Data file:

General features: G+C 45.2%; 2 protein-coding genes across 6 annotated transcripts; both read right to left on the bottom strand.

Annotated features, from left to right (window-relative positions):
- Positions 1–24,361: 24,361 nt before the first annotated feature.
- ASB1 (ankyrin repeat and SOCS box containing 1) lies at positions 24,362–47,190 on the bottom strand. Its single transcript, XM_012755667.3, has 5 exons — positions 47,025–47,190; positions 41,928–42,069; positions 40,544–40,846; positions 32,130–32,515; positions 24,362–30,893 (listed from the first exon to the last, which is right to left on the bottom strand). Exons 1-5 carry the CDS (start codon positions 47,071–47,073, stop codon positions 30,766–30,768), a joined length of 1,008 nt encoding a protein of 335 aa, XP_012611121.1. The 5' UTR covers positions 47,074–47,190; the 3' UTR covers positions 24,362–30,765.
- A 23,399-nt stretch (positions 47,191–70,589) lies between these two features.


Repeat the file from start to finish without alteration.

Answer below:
General features: G+C 45.2%; 2 protein-coding genes across 6 annotated transcripts; both read right to left on the bottom strand.

Annotated features, from left to right (window-relative positions):
- Positions 1–24,361: 24,361 nt before the first annotated feature.
- ASB1 (ankyrin repeat and SOCS box containing 1) lies at positions 24,362–47,190 on the bottom strand. Its single transcript, XM_012755667.3, has 5 exons — positions 47,025–47,190; positions 41,928–42,069; positions 40,544–40,846; positions 32,130–32,515; positions 24,362–30,893 (listed from the first exon to the last, which is right to left on the bottom strand). Exons 1-5 carry the CDS (start codon positions 47,071–47,073, stop codon positions 30,766–30,768), a joined length of 1,008 nt encoding a protein of 335 aa, XP_012611121.1. The 5' UTR covers positions 47,074–47,190; the 3' UTR covers positions 24,362–30,765.
- A 23,399-nt stretch (positions 47,191–70,589) lies between these two features.